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Reflections after the election

The votes are in (full returns are on the Election Commission website) and I’m elected to City Council. The news media have, of course, reported the story (see The Oak Ridger and the News Sentinel) and I’m tickled to see that some fellow bloggers have offered their enthusiastic congratulations (see The Crone Speaks), positive thoughts on my election and their hopes for the future (see Atomictumor), or at least best wishes on the difficult job ahead (see Manland). Citizens Oak Ridge, Democracy for East Tennessee, and even the statewide Democracy for Tennessee also have reported enthusiastically on the election results. Unfortunately, my digestive tract started acting up the morning after the election and was “not right” for much of the time since, so I spent some time and energy on feeling sick that I otherwise might have spent posting here.

The three new City Council members (Tom Hayes, Charlie Hensley, and myself) will be sworn in Tuesday afternoon at 4 pm, so until then I guess we’re still civilians.

There’s still time, then, for some reflections on the election before buckling down to the challenges of the new job…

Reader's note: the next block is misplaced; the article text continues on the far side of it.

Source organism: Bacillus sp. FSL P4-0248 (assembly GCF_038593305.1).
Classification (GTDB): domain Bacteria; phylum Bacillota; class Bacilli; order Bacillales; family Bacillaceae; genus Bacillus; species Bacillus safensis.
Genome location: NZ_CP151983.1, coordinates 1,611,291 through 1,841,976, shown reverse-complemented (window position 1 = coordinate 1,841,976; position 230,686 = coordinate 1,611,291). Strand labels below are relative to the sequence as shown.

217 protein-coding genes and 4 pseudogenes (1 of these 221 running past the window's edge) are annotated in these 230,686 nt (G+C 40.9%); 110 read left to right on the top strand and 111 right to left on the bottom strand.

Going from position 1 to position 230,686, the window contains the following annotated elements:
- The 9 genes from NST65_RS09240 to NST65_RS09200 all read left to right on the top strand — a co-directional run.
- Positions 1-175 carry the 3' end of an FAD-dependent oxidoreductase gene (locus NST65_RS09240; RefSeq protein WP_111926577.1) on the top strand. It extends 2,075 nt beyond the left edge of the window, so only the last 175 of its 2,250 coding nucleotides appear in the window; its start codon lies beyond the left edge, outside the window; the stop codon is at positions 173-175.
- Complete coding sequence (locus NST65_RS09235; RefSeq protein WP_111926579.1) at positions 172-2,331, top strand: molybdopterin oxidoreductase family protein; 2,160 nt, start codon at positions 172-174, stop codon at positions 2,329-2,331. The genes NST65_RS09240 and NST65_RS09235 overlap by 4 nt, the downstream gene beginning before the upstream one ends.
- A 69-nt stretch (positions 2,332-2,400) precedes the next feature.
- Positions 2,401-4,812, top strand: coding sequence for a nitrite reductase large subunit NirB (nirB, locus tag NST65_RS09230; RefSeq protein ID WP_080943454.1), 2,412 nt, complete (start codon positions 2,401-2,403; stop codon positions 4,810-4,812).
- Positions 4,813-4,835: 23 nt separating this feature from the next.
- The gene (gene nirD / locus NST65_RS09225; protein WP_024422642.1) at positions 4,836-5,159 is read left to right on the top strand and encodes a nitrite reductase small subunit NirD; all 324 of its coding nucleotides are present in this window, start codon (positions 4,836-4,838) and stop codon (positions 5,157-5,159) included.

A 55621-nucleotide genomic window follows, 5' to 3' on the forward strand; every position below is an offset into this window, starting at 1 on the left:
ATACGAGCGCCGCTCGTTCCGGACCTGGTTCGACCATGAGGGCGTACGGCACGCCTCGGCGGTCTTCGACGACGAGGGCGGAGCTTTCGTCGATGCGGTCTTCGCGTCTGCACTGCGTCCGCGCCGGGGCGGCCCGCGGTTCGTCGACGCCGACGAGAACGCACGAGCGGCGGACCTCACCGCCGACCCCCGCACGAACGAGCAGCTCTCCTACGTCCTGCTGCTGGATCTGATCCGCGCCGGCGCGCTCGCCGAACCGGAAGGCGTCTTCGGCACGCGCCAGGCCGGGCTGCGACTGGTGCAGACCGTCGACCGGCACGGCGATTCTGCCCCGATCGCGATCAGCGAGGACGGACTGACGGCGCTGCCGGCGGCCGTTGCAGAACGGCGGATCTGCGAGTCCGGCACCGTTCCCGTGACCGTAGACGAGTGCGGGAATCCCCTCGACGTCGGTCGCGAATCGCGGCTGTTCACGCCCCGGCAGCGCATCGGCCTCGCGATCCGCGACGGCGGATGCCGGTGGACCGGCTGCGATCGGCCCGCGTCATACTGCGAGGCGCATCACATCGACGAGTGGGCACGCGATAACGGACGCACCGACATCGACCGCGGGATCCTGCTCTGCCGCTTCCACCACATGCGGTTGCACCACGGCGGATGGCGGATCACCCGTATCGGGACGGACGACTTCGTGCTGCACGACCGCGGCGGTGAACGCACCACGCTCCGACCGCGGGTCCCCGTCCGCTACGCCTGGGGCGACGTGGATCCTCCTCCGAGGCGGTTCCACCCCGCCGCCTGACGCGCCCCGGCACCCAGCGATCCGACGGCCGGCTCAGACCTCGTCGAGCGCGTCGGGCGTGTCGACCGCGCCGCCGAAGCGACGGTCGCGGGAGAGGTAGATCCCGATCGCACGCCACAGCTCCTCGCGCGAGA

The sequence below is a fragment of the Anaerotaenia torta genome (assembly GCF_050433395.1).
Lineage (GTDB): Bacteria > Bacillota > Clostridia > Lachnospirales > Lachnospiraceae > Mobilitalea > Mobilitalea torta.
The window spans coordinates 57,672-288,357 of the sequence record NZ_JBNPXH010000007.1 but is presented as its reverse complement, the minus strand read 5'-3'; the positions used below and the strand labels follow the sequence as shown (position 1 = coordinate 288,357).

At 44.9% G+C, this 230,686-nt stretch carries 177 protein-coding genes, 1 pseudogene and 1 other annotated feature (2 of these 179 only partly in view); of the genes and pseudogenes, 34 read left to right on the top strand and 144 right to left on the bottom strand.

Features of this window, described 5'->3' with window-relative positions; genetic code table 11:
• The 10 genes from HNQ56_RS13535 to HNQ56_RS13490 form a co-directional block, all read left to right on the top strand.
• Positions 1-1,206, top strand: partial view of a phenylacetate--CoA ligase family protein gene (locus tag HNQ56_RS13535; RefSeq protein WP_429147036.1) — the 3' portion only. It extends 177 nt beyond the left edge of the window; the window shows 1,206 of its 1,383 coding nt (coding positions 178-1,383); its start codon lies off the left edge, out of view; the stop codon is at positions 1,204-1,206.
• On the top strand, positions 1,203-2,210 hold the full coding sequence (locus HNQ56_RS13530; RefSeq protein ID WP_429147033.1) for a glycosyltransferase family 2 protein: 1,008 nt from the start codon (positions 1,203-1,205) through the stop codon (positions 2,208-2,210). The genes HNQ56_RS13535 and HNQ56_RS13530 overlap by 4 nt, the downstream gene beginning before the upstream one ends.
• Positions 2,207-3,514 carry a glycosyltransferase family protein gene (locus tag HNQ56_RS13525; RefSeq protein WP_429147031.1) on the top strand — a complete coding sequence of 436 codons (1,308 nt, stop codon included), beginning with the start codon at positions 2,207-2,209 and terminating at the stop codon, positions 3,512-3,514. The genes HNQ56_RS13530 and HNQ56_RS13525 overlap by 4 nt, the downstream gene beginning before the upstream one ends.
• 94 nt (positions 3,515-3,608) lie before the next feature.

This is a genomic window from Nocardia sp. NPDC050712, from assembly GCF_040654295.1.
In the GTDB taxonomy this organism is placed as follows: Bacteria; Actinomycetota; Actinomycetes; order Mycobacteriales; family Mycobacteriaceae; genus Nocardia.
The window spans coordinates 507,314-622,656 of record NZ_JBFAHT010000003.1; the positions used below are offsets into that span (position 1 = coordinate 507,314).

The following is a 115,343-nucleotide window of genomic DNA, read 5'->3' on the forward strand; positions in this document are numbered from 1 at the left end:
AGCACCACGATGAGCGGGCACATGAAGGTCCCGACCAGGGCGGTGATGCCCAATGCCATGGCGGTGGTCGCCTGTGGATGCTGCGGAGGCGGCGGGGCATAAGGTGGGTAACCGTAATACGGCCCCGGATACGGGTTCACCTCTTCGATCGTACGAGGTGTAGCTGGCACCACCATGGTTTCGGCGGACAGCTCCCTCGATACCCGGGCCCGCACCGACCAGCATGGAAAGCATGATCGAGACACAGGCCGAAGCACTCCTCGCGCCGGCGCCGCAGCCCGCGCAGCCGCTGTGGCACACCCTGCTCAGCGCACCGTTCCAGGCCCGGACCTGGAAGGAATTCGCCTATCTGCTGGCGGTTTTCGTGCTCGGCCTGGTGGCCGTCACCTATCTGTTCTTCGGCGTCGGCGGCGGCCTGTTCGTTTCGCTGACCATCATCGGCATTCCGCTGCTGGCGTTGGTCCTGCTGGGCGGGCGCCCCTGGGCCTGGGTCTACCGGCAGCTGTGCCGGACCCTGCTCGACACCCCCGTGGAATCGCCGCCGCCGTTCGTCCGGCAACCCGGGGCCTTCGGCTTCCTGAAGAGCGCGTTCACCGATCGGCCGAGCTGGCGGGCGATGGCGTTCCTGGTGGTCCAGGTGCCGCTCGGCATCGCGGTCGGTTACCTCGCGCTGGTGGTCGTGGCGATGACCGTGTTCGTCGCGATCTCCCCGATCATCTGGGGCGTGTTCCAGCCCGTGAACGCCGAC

There’s no denying that it’s exciting to have won the election, and also to have prevailed in the referendum on Crestpointe, but easily the best part of this election campaign was the people. It’s humbling to reflect on the idea that 3,177 people voted for me (I must not forget that this was just 49.5% — less than half — of the 6,414 Oak Ridgers who voted in this election), but even more humbling to remember that many of those people helped with the campaign — by donating money, hosting “meet the candidate(s)” events, telling their friends about me, mailing postcards, walking door to door, processing voter data, phoning voters to help “get out the vote,” displaying yard signs (or vehicle signs or bumperstickers), talking with voters at precincts on election day, or helping with the campaign open house or election night party. “Grassroots” politics is about meeting individual people and connecting with them one-on-one. I’ve met some fascinating people here in Oak Ridge and made some new friends whom I hope to keep as friends for a lifetime (meaning I had better work hard to do the right thing as a Council member!). It was very special to be able to celebrate “victory” on election night with so many of the people whose hard work helped elect me and helped the “no” side prevail in the referendum. It feels good to know that we all played a part in lifting city election turnout to well above 30%. Now we will need to work together as a community (including City Council, other public officials, and concerned citizens of every viewpoint) to find and implement solutions to city problems that will get broad public support. (It’s not going to be easy.)